How does your garden grow?
Kevin Martin, Head Gardener, gets ready for winter.
At Glyndebourne in early November we will be looking out for the first frosts; once frost has burnt the leaves of the dahlias we cut the foliage down to six inches from the ground and carefully lift the tubers.
In the greenhouse we leave the tubers upside down so that moisture can drain out of the stems and then cover the tubers with dry compost in a box for storage over the winter. At Glyndebourne we used to use old wine boxes for storage, now we are lucky to have our wooden boxes made for us out of old scenery, with handles for easy lifting and feet – so that the box is slightly raised and air can circulate around the stored tubers to help prevent rotting. The canna rhizomes from the Bourne Garden will also be lifted and stored in this way.
Days that are too wet for gardening outdoors can be spent on essential indoor jobs such as pot cleaning, tool-sharpening and maintaining the lawn mower. It’s also a good time of year for reviewing how the garden looked and performed. We keep notes throughout the season, and taking photographs and recording what worked well and not so well will help you to plan your garden for next season.
Depending on the weather, the last cut of the lawns at Glyndebourne will be in late October or early November. Repairing worn patches in the lawns can be done by sowing grass seed in late September into October but turf for larger areas of damage can be laid in November. Keeping the lawn clear of leaves as they fall allows the lawn to receive water, nutrients and air and helps to prevent pests and diseases, but also provides valuable material for making leaf mould, I think it’s the best sort of compost. Our leaves used to go on the compost heap with everything else but last year we made separate leafmould bins. The leaves of deciduous trees like oak, beech and hornbeam make the best leafmould, sycamore and chestnut leaves will take longer to rot unless you help them break down by shredding them before adding them to the leafmould bin.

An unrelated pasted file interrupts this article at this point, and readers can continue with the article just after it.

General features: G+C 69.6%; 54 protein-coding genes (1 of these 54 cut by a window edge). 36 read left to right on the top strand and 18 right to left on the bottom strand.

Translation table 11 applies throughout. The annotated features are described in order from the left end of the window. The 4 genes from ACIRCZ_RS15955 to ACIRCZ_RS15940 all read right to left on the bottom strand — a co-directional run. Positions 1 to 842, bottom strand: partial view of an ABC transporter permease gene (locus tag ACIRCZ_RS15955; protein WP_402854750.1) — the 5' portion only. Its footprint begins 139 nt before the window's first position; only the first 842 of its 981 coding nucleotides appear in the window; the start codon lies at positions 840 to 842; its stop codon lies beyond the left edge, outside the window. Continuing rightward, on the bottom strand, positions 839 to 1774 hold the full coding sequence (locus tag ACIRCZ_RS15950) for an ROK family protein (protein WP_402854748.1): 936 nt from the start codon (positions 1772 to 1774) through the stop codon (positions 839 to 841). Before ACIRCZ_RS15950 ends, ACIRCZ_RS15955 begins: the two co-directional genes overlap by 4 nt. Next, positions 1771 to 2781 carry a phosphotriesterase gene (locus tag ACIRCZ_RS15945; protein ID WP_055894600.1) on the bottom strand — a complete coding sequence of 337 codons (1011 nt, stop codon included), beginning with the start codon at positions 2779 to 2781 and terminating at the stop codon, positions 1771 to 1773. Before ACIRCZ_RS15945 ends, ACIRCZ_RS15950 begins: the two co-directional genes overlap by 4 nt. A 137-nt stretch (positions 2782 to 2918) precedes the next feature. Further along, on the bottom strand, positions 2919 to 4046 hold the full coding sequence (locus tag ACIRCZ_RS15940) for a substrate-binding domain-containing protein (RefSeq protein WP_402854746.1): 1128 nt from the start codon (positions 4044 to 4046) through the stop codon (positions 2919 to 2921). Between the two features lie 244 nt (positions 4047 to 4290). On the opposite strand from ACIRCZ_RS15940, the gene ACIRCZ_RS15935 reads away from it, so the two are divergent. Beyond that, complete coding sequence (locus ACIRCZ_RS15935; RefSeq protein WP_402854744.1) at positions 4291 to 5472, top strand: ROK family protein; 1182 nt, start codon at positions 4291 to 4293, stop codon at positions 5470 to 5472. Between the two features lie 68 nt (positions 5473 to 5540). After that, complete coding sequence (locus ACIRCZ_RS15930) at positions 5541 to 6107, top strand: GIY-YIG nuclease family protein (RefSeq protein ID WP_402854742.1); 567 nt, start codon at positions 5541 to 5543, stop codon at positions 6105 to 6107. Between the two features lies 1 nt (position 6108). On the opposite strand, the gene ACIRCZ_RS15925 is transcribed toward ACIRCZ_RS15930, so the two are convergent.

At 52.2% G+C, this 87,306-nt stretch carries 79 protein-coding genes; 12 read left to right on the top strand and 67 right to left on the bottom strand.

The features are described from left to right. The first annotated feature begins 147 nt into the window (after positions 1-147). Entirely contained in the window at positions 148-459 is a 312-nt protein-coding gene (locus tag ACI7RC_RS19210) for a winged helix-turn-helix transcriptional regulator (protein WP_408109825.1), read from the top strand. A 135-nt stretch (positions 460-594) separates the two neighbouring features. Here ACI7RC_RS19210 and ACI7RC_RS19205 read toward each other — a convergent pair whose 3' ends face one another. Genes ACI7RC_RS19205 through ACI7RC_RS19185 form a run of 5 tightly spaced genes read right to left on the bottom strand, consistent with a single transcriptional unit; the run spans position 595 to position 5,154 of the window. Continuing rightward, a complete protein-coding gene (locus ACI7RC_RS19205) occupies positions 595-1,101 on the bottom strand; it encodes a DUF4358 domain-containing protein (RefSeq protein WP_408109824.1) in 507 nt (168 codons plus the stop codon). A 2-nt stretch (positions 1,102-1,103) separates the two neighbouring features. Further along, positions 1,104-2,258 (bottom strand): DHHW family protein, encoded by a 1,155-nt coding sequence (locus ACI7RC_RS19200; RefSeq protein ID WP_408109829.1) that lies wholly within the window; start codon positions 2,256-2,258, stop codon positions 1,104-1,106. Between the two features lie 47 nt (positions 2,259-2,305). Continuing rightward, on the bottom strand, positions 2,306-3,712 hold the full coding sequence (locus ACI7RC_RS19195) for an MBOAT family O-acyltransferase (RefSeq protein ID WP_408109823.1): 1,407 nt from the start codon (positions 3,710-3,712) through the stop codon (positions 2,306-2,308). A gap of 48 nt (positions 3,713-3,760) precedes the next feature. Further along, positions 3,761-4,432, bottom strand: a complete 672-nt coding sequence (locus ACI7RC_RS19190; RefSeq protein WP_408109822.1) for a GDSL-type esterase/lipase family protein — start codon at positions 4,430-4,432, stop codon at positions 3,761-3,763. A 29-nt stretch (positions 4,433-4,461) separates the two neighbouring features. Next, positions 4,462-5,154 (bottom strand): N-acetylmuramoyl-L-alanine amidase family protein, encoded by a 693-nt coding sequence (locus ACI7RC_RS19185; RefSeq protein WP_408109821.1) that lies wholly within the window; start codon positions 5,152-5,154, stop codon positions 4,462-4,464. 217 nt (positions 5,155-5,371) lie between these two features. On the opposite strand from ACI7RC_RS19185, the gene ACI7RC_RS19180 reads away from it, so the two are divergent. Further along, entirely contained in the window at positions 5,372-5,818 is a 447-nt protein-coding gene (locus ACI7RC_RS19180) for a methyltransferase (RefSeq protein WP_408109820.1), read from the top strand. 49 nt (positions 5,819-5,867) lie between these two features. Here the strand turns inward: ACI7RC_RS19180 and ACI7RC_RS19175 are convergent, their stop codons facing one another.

November is a good time to turn the compost heap. It should be done periodically throughout the year, turning the material incorporates air which helps the composting process. We use a digger to turn our compost as we have a large heap on a concrete base, but at home you can do it by spade and fork, and on a cold November day enjoy watching the steam rising from the compost as you turn it, knowing it’s a sign of successful composting
Image credits: Kevin Martin at our Open Gardens Day, photo by James Bellorini